The News from Frederick, Maryland on December 5, 1951 · Page 17
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December 5, 1951

The News from Frederick, Maryland · Page 17

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Frederick, Maryland
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Wednesday, December 5, 1951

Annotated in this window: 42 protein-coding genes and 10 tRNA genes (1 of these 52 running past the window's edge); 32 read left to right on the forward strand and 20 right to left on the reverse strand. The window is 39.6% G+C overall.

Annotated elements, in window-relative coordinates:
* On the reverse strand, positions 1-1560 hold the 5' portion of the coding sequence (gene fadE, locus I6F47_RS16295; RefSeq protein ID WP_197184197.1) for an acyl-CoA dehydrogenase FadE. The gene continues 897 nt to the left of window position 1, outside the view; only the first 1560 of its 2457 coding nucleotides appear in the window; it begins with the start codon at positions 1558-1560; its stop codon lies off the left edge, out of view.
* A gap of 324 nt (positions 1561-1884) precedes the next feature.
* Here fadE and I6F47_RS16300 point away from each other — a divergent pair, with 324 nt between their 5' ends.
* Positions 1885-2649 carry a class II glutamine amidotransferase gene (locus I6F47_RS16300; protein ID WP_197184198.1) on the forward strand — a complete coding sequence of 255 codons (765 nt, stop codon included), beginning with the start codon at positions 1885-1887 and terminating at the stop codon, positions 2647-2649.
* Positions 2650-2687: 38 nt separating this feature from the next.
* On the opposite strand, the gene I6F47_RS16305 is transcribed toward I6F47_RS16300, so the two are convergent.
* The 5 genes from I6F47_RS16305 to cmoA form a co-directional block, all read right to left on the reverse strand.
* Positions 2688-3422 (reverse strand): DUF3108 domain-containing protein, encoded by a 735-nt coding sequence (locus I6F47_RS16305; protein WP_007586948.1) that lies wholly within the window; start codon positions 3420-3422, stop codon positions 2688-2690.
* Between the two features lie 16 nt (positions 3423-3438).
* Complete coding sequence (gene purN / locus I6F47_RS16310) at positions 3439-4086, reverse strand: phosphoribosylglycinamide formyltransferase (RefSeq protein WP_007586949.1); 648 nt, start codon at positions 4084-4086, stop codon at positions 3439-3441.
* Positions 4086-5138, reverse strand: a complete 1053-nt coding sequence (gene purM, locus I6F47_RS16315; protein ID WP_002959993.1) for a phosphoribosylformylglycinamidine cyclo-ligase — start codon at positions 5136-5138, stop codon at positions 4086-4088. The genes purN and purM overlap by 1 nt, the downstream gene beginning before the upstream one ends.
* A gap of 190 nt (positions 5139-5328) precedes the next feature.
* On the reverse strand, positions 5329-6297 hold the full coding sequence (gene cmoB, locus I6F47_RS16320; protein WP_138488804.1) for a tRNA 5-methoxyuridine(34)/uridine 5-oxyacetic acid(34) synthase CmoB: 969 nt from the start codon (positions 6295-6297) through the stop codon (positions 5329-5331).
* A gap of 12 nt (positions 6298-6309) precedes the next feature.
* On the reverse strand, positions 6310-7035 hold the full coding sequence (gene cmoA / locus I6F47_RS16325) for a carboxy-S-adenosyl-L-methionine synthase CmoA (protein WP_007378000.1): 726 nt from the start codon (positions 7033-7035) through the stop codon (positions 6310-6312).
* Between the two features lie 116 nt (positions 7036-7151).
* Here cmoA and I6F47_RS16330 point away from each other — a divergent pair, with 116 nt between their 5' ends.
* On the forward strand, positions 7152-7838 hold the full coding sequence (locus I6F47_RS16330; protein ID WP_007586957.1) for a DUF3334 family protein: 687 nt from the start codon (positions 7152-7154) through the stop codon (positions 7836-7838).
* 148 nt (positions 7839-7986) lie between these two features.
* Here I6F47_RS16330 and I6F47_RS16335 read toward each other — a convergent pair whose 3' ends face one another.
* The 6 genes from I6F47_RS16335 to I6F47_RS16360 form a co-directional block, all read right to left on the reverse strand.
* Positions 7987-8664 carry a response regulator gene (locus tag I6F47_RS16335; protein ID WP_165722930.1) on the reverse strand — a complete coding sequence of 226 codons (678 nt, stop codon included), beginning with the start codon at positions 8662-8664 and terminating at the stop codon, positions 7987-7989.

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N«ws, Frederick, MUL, We4n*Mtey. Iteemntar », Weather To Aid Housewife In Grocery NEW YORK, »ec. 5 W--The '·weather is coming to the aid of the housewife where it helps--in the grocery store. First benefit she's likely to see wfll be cheaper eggs. But the food, industry say that pork is getting cheaper and predicts that poultry is heading in the same direction. And a long-distance glimmering hope is that the record cattle population will move to market in great- tr volume as the weather-tightened supply of feed tempts farmers to sell stock. In the case of eggs, it's the unusually mild weather. Poultry raisers say that has fooled the hens into keeping right on laying eggs. Prices on the wholesale markets broke sharply under the weight of the big supply. On the Chicago Merchantile Exchange, prices broke three to seven cents a dozen Monday, the sharpest break this year. In New York, Acts AT ONCE to Relieve CAUSED BY COLDS For years thousands of doctors have prescribed PERTDSSDJ. It acts AT ONCE not only to relieve coughing due to colds but it also "loosens up" phlegm and makes it easier to raise. pjsrussra is entirely free from any harmful ingredients of any kind. Kiddies love its pleasant taste -- like "candy on a spoon"! ^PERTUSSIN'- wholesale prices ar* 12 to 13 cents below a week ago. In the case. of pork, It's past weather that is sending hogs to market in greater volume than since 1944. In many parts of the hog-growing regions feed conditions aren't too good. Bad weather last summer accounts for wet corn. That won't hold over the winter. So, farmers fattened hogs quickly and decided not to buy feed for them later on when their own wet corn is gone. In the southwest cattle country, It wasn't too much moisture, it was too little^ Many of the southwest's ranges are short of grass this winter. That means that more of the nation's big cattle population must be fed on grain. That's expensive and means higher costs of producing beef. But it also could mean that some farmers and feeders will move cattle to market earlier. The nation's livestock population is around 180 million, government officials estimate. This is four million more than a year ago. A greater portion of cattle than usual is being held off the market this fall --partly to build up breeding stock, but partly in expectations of high prices next year. Those being held for higher price*, howev«e, may MR vtw ww fe«d shortage which aome predict. Feed prices are already going up. For example, soybean meal sold at $03 a ton in August and now brings $74 a ton. Some stock feeders are turning to Canada's frostbitten wheat for their animals. The weather-nipped wheat sells for 16 cents a bushel less then domestic wheat. Sugar prices are .shaky, too, according to the industry. Raw sugar now sell* in New York at $5.85 a hundred pounds, against $6.50 two weeks ago. The world supply of sugar is large, and U. S. consumption" this year fell well below last year's heavy demand. And California's grape crop-15 per cent larger than a year ago --is pouring into the groceries at lower prices. New Yorkers pay about five cents a pound less this year than last. The grocers aren't complaining, either. Retailers say Thanksgiving food sales brought them the most Jollars in history. With another big day of feasting coming up in three weeks, grocers are getting ready for v.-hat they predict will be their biggest Christmas. No. 10 Downing Street has been the headquarters for British political power since 1735. Weather Low Grade But First Concert Was High Caliber By BETTY SULLIVAN Low grade weather and high caliber entertainment, following tradition, Tuesday evening opened the Community Concert season. Alice Howland, mezzo soprano, proved an attractive personality whose mas- 'tery of her voice and sound musical training provided a program of exceptional entertainment. The weather man, in the past, consistently uncooperative in the matter of providing pleasant concert nights, outdid himself with drenching rains, especially heavy in the hour before the 8:30 curtain time. Despite the uncompromising vileness of the night, a fair sized audience was in the high school auditorium to hear Miss Howland. A young singer who has won plaudits from the critics, Miss Howland already has had impressive concert experience. She has sung leading roles in the American and world premieres of works by Virgil Thomson, Norman Dello Joio. Paul Creston, Lukas Foss and many others. I Tuesday evening Miss Howland reached her audience most effectively in two opera excerpts, the beloved aria "My Heart at Thy Sweet Voice" from Sansson et Delila, and the "Habanera" from Carmen. Kept a little under the customary two hours, the recital opened with 'To the Queen of Heaven" by Dunhill; "Over the Mountain," Quilter; "The Dashing White Sergeant," Bishop, and an aria from Orfeo, by Gluck. The second group was "Allersee- len," Strauss; "Vergebliches Stand- chen," Brahms; "Mignon," Wolf; "Fruhllngslied," Mendelssohn-Bartholdy; and a short love song by Brahms as encore. The Saint-Saens aria* which drew the evening's heaviest applause, concluded the first portion of the set program and Miss Howland gave as encore a bit of Carmen. Theodore Schaefer, accompanist, played as solos Chopin's "Nocturn in' E Flat," "Toccata" by Poulenc and concluded with an Eighteenth Century Minuet. 1 Grouping Khort songs to English Miss Howland lightened the pro gram after intermission with such amusing pieces as "Love in the Dictionary" by Dougherty which she described as based on the "standard, stupid" definition of the word in the Funk and Wagnalls dictionary. She also sang in the same group "I Know a Maiden Fair," Van Vactor; "The Seal Man,' Clarke; "The Daisies," Barger; and "May, the Maiden," Carpenter. The concluding numbers were "To the Children," Rachmaninoff "St. John's Eve," Grieg; "May-day Carol," Deems Taylor; "Charlie is My Darling," Quilter;'and "Oliver Cromwell," Britten. A Scottish folk song was the last encore. During the evening Robert E Clapp, Jr.. announced from the COSTS CORN ATYOUKGftOCBK Xmas B I C Y C L E S .^H.iisii. iii.i.ui.i -Hi/,, | NEW M A T U R E S ! \ M;IW C R R O M I I " ci**i**£ ffifoimvooi new Solu-nbio- bftw with «*«ttflS new, »xcluiive * w MitiM ond biket xf the on *tpla», a* our jKjre. Bijf Assortment To Choose From FEW GOOD USED BIKES Agent for the famous Columbia, Schwinn and Hop-Along-Cassidy Bicycles A Deposit Will Hold Until Xmas You can depend on us for quality with reasonable prices. DELPHEY'S 140 West Patrick St. WHERE P A K K l N f c IS A PLEASURE NOW!! BOSTON KNIT vWJRO i* -* *- LS Sw?" 1 '"I* VS»u « )' · -· ;;W.'-S SIZES 'f^x N \r;V . 10 to 14 \ MX/-' - ^ 79c : \~- · ^v.\ : A ruffled panti* mad» of lacey- knit cotton that is durable -- y»t beautiful. And it'j -- Boston bit for better fit. · PINK · SLUE · YELLOW and WoJE JUST WASH On The Square THIRD FLOOR £*v« Kemp'« Discount Stamps . - . · . And Save 2% ·,-· ;':- * 5f t !iJ t w i i tf w M ti« I I '· Sf '» w Sf » fy( 8 i «t » t,t v w I I I ft* Say "Merry Christmas, Darling" with sparkling accessories from KEMP'S. Keyed to this festive holiday season by America's ace designers, they're just the feminine gift she's been hoping for ... they'll delight your budget, too! Glittering jewelry, new dressmaker bags, gloves, umbrellas and hankies. For wider-tree glamour she'll really appreciate, shop here! HANDBAGS -- She'll be pleasantly- pleased wjth a new leather or fabric handbag-. She'Jl like the smooth softness of the leather, and the smart rich appearance of the fabric bags. She'll adore any of the attractive styles, $3.00 and up. HANDKERCHIEFS--Lovely luxurious handkerchiefs, something she probably wouldn't buy for herself, yet looks longingly rft them every time she comes in the store. Make her dreams come true at Christmas with several of these fine handkerchiefs. 25c and up. GLOVES--She can't help but think of you on a cold winter morning when she slips her hand in the pretty Gloves you gave her for Christmas. All the latest styles and leathers, also pretty fabrics. $2 and up. COSTUME JEWELRY--Give her lustrous jewelry--something she'll wear with pride for years to come. She's hoping for an exciting little package-a gift that gleams. $1 and up. UMBRELLAS -- The up and coming way to meet a downpour. Gay umbrellas that shed the rain. Very colorful for Christmas gifts. $3.98 and up. Save Kemp's Discount Stamps Save 2% OPEN ALL DAY -- WEDNESDAY i i i i i I » i i i i i i i i I I I I platform that the annual meeting of the Community Concert Association officers and directors will be held January 15 to consider problems and future plans for the association. The season's second recital is scheduled for February 18 when the Revelers'will sing. STASSEN TO EUAOPE WASHINGTON, Dec. 4 -- ff) -Harold E. Stassen sailed from New York today for a conference with Gen. Dwight D. Eisenhower in Paris that might determine whether Stassen bids for the 1952 Republican presidential nomination. The former Minnesota governor obviously hopes to get some information on Eisenhower's poli- tlcal plans, if any. Whether ! will, however, seems doubtful Luf's Stuft DAILY HARVEST I Hke to gather in some facts e day that I'm alive, and so apply if thoughts and acts to help me in trf drive. f Of course, I'm not so full of gldc' that I can have no fun! ! Enjoyment has to have some root and joy for everyone. I But lots of knowledge is at haa for all of us to pluck, if we'll b| try to understand--and seek, il stead of duck! i N. A. LUFBURRO^ MADAME REBECCA PALM READER AND ADVISOR * ON PAST, PRESENT AND FUTURE One visit with Madame Rebecca will save yon many dollars in untold worries. If you are sick or in trouble, visit the palm reader. She will brine you success and happiness in many ways. Special readings for White and Colored. Bring: this ad. for a half price readins. All readings are confidential. OPEN 9 A. M. TO 10 P. M. LOCATION--CORNER 4th. and MARKET STS. See her today -- tomorrow may be too late Early Christmas Shopping Expenses Immediate Confidential^and Individualized Service TLOANS MADE TO RESIDENTS OF SURROUNDING TOWNS" LINCOLN LOAN SERVICE, Inc. 108 W. Patrick St. -- Frederick, Md. -- Phone 1270 Get FOOTER Quality DRY CLEANING! Every garment receives the careful attention for which we are famous . . . yet our prices are no higher than ordinary cleaning. Bring us your clothes tomorrow. Dresses, Plain Suits, Plain Ladies' or Men's Beautifully Dry Cleaned and Pressed 79c Pants, Skirts, Sweaters, Plain Coats, Plain 89c HARRY FOOTER CO. CLEANERS 405 N. MARKET ST, FOOTERS FREDERICK, MD., SINCE 1870 Winter Weave SUITS Blues! Greys! Tans-! · Sizes 36 to 44 MEN'S STORE Save Kemp's Discount Stamps and Save 2% half-price weather lotion 50*. KEGULAKLY $100 J. *~T\S Hn lax limited time only For "soft-touch" hands, thrilling to behold, use famous Dorothy Perkinf Weather Lotion. This extra-rich skin lotion soothes... smooths.,. protects! Soaks in quickly; never sticky or greasy; delicately scented. Buy it now--save halfl "ON THE SQUARE" STREET FLOOR lEWSFAPESr {NEWSPAPER!